This morning, Ann asked for my help: a wine glass had become stuck to a cupboard shelf—could I sort it out? No, I couldn't: the base of the glass really was stuck very solidly to the shelf. I even tried working the point of a knife under the glass, but it just wouldn't budge.
I asked Ann if the glass had been wet when she put it on the shelf. No it hadn't; it had been bone dry; she had taken it out of the dishwasher only last night. I asked her if the glass had still been warm from the dishwasher. Yes it had. A-ha!
I immediately deduced that, as the glass had been placed on the shelf, warm air had been trapped in the little hollow underneath. As the glass had cooled, so had the small pocket of air trapped underneath, causing the air pressure to drop slightly, thereby creating a partial vaccum that stuck the glass to the shelf like an inflexible suction cup.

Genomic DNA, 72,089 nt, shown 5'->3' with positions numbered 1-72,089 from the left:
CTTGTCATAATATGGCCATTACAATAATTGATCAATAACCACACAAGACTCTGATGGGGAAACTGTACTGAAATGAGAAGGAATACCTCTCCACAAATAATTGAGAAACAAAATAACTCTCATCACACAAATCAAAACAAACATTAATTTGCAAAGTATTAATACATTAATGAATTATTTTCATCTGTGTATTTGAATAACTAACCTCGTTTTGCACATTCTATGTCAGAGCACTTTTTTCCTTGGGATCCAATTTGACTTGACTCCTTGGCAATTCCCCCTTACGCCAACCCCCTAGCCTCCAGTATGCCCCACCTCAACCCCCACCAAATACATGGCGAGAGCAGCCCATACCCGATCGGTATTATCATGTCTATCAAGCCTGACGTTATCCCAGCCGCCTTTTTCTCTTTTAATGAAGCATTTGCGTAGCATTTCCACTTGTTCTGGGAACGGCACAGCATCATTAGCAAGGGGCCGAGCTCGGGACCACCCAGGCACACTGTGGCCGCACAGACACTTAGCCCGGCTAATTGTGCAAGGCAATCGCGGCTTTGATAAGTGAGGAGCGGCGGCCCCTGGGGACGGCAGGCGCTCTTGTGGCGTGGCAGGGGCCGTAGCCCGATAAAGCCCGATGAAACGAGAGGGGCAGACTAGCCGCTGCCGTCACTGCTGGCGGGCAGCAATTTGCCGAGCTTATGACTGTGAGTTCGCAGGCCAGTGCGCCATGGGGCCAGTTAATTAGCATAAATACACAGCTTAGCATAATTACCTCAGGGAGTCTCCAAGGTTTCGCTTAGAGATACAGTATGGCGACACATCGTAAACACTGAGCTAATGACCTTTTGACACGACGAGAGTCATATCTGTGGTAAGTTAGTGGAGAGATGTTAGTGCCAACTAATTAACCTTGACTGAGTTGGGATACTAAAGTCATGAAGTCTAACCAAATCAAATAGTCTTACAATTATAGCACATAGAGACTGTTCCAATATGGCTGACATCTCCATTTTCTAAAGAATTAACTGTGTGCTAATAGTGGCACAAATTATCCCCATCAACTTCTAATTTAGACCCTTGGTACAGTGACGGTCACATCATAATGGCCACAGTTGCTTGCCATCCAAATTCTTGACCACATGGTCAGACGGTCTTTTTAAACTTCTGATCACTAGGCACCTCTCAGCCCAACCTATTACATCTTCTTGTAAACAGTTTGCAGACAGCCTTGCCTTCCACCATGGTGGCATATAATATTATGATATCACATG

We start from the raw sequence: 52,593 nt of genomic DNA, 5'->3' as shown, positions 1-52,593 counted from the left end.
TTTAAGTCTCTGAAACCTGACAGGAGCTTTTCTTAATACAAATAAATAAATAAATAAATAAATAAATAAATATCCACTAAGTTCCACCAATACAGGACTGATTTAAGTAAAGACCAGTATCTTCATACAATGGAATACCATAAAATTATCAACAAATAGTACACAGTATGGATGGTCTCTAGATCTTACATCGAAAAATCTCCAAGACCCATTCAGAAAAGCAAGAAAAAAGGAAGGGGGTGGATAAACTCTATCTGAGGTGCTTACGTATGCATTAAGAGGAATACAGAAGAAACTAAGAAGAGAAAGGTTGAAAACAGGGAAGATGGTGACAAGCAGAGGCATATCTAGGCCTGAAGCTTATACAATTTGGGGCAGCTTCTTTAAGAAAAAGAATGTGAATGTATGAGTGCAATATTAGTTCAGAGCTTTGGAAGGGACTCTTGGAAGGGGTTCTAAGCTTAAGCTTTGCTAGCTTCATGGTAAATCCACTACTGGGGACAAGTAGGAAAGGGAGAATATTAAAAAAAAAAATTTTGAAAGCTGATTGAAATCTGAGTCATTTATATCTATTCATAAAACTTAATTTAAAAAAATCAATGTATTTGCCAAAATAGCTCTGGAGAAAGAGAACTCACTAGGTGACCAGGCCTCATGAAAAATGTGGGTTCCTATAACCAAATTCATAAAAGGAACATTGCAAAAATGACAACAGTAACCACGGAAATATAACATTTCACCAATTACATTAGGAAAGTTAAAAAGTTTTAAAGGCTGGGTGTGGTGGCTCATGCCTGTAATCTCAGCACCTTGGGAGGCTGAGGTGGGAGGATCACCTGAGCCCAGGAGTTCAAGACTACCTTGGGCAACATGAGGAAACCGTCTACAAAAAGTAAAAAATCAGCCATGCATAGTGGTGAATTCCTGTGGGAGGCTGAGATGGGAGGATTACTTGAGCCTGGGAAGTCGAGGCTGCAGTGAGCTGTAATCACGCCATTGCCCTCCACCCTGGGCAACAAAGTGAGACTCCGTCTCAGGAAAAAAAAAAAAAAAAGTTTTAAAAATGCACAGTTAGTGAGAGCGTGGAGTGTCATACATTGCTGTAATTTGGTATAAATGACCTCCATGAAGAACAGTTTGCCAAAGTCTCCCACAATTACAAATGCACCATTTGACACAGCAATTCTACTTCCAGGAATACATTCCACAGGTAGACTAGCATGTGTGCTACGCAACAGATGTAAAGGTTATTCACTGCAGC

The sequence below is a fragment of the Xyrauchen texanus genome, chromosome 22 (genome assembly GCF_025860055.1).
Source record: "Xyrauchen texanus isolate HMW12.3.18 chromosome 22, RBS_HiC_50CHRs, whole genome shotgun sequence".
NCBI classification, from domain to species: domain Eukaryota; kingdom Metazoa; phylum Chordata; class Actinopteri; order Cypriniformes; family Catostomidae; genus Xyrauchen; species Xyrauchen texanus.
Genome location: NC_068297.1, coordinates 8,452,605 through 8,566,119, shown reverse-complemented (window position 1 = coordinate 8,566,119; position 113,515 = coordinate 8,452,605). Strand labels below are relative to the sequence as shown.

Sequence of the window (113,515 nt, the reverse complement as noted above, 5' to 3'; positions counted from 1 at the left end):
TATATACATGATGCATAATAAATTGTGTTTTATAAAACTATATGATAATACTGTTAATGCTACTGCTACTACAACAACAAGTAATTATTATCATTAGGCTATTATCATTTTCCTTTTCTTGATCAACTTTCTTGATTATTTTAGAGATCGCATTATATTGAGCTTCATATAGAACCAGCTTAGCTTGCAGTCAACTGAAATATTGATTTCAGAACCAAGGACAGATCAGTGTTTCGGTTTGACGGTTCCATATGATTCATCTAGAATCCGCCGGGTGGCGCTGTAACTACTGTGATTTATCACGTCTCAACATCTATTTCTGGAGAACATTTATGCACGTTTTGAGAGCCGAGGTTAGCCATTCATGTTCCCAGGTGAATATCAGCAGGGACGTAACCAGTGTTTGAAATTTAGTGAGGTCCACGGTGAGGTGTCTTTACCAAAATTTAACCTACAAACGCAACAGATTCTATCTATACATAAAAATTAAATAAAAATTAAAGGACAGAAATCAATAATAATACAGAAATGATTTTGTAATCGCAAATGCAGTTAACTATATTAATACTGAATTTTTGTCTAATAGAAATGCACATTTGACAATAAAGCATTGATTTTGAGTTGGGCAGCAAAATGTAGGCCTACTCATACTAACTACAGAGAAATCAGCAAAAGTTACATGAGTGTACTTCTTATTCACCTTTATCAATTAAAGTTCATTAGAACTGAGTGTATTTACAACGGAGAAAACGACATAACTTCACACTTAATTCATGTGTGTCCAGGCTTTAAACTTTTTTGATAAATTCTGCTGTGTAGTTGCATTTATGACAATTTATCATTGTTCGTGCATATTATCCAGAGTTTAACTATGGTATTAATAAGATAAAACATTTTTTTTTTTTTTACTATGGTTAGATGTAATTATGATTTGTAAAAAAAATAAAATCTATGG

So I ran the kitchen tap until it was good and hot, soaked a dish cloth in hot water, placed it over the base of the glass, and waited for the air underneath to warm up again. The glass then lifted as easy as pie.
Good to see three years of physics at university weren't entirely wasted. I'm sure there must be some money to be made on party bets involving wine glasses stuck to tables or something like that.